Director-adopted bylaws that affect shareholders’ litigation rights have attracted both praise and controversy. Recent bylaws specify an exclusive judicial forum for litigation of corporate-governance claims, require that shareholder claims be arbitrated, and (most controversially) impose a one-way regime of fee shifting on shareholder litigants. To one degree or another, courts have legitimated each development, while commentators differ in their assessments. My paper, Forum-Selection Bylaws Refracted Through an Agency Lens, brings into clear focus issues so far blurred in the debate surrounding these types of bylaws.

…continue reading: Forum-Selection Bylaws Refracted Through an Agency Lens

Passive Investors, Not Passive Owners

Posted by R. Christopher Small, Co-editor, HLS Forum on Corporate Governance and Financial Regulation, on Wednesday January 21, 2015 at 9:00 am
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Editor’s Note: The following post comes to us from Ian Appel, Todd Gormley, and Donald Keim, all of the Department of Finance at the University of Pennsylvania.

In our paper, Passive Investors, Not Passive Owners, which was recently made publicly available on SSRN, we examine whether passive institutional investors, like Vanguard and Dimensional Fund Advisors, influence firms’ governance structure. Although passive institutional investors, which seek to deliver the return of a market index with expenses that are as low as possible, reflect a large and growing component of U.S. stock ownership, there is little research on their role in influencing firm behavior.

The lack of research on passive institutional investors likely stems from a presumption that such investors lack both the resources and motives to monitor their large and diverse portfolios. For example, unwilling to accumulate or exit positions, which would lead to deviations from the underlying index weights, passive institutions lack a traditional lever used by non-passive investors to influence managers. Moreover, it is unclear whether passive institutional investors should even care about firm-specific policies or governance choices. Unlike actively-managed funds that attempt to outperform some benchmark, passive funds seek to deliver the performance of the benchmark, and any improvement in one stock’s performance will simply increase the performance of both the institution’s portfolio and the underlying benchmark.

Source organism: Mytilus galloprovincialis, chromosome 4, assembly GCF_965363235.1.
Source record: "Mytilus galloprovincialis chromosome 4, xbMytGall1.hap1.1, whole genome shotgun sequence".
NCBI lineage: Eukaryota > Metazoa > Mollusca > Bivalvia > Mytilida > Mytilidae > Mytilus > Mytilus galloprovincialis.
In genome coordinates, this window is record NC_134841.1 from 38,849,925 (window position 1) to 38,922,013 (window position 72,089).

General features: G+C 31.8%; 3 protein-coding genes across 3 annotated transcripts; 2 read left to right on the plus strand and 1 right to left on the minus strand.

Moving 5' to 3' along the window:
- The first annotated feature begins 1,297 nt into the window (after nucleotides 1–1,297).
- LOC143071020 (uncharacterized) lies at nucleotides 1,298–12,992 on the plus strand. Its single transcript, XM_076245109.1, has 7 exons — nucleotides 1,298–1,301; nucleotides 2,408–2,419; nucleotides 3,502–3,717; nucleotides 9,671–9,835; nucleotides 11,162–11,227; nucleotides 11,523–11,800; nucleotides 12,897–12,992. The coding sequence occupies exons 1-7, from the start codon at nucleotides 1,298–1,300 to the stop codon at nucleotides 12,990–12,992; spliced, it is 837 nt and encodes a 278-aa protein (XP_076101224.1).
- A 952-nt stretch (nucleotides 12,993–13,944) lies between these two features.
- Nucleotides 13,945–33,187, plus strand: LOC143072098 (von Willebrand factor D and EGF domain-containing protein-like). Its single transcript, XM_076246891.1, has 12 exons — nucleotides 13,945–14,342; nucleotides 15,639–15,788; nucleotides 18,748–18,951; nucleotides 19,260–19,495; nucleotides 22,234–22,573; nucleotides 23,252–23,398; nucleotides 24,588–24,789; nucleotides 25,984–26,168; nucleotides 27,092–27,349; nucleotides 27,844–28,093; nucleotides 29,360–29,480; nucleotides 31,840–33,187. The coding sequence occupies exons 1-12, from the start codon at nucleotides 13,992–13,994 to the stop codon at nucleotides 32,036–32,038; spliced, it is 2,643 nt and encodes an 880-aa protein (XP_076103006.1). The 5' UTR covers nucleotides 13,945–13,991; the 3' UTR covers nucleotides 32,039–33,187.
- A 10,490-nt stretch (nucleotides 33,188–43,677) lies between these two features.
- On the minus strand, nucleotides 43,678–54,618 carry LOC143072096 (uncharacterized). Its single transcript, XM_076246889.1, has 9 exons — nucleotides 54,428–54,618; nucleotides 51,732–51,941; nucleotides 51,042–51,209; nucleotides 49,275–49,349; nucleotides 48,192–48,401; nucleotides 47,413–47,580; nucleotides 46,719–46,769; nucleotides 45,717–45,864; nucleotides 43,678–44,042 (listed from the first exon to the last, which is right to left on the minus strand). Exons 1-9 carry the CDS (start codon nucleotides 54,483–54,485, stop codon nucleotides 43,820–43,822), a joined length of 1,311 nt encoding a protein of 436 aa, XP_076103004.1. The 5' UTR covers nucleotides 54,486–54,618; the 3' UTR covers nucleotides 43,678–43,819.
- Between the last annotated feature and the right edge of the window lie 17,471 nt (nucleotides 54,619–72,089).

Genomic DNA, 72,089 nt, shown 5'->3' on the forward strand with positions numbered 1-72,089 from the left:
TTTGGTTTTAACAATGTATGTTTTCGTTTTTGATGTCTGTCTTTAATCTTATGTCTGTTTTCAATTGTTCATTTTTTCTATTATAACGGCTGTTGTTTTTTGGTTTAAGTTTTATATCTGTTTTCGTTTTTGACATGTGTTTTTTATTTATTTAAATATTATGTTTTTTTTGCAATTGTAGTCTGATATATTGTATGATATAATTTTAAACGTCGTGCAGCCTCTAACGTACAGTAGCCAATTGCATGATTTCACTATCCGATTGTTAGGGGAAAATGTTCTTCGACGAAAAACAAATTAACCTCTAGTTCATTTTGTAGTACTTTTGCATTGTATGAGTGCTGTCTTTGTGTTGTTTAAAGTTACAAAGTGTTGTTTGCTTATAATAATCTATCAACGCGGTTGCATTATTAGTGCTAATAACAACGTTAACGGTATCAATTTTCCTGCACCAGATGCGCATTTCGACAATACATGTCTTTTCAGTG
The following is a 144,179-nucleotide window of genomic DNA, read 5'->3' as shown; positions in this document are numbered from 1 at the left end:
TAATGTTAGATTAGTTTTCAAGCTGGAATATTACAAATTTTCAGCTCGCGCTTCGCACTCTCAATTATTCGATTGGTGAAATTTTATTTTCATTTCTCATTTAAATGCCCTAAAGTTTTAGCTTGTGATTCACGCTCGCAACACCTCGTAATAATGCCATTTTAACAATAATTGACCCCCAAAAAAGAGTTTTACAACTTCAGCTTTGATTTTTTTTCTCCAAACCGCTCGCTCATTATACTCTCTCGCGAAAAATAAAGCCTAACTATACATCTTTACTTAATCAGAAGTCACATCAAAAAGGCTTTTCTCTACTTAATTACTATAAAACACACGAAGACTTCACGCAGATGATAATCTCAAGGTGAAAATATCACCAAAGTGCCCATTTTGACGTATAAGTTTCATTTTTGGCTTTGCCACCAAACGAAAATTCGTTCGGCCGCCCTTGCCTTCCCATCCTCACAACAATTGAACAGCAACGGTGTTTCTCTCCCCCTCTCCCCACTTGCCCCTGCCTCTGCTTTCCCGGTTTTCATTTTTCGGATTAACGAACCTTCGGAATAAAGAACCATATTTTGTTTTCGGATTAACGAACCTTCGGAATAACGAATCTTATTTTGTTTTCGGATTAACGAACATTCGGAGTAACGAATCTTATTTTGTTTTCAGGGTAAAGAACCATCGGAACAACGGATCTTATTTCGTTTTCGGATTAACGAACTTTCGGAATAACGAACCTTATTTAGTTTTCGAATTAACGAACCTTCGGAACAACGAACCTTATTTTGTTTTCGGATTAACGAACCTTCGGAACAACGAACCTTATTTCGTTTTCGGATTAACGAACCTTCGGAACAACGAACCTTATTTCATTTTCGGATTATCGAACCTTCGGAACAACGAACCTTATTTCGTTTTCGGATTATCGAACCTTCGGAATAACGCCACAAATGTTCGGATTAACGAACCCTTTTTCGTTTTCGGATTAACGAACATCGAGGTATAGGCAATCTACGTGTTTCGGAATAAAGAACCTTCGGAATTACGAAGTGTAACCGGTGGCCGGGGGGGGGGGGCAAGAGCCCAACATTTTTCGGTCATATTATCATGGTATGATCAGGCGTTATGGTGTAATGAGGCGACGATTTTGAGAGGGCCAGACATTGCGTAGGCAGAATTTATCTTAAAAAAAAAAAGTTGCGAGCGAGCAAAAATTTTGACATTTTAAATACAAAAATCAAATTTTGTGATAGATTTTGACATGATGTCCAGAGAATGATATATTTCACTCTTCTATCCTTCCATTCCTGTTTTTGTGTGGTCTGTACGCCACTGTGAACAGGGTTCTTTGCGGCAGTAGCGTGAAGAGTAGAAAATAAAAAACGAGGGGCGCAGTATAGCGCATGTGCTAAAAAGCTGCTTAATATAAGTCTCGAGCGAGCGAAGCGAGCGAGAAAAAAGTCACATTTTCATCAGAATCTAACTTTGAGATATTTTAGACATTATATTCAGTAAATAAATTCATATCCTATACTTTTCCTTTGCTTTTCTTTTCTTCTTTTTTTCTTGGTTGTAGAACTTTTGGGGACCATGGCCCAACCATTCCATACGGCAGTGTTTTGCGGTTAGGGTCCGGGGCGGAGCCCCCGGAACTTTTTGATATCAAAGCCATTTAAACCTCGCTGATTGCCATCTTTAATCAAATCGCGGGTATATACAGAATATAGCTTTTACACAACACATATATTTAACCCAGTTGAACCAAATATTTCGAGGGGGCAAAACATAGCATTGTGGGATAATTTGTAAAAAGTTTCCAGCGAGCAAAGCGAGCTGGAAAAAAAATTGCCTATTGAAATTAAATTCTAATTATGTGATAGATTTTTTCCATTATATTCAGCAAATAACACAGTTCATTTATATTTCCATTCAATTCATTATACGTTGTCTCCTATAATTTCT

…continue reading: Passive Investors, Not Passive Owners

What Sitting Commissioners Should and Shouldn’t Do

Posted by Tamar Frankel, Boston University School of Law, on Tuesday January 20, 2015 at 8:38 am
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Editor’s Note: Tamar Frankel is a Professor of Law at Boston University School of Law. This post relates to a paper by Commissioner Daniel Gallagher and Professor Joseph Grundfest, described on the Forum here. An earlier post about this paper by Professor Tamar Frankel, titled Did Commissioner Gallagher Violate SEC Rules?, is available on the Forum here. The Forum also featured last week (here) a joint statement by thirty-four senior corporate and securities law professors from seventeen leading law schools—including at Boston University, Chicago, Columbia, Cornell, Duke, George Washington, Georgetown, Harvard, Michigan, New York University, Northwestern, Stanford, Texas, UCLA, Vanderbilt, Virginia and Yale—opining that the paper’s allegations against Harvard and the SRP are meritless and urging the paper’s co-authors to withdraw these allegations. In addition, the Forum published earlier posts about the paper by Professor Grundfest (most recently here) and by Professor Jonathan Macey (most recently here), and replies by Professor Richard Painter and Harvey Pitt (available here and here) to Professor Frankel’s first post.

In an earlier post (available here), I expressed concerns about Commissioner Gallagher’s decision to issue (jointly with Professor Joseph Grundfest) a paper accusing Harvard University and the Shareholder Rights Project (SRP) of violating securities laws when they assisted investors submitting declassification proposals. Subsequently, a group of thirty-four senior corporate and securities law professors (including myself) issued a joint statement (available on the Forum here). In addition to opining that the allegations in the paper were meritless, the joint statement expressed concerns that a sitting SEC Commissioner has chosen to issue such allegations. However, others have taken the view that sitting Commissioners should be as free as other individuals to express opinions that specific individuals or organizations violated the law. I beg to differ, for the following reasons.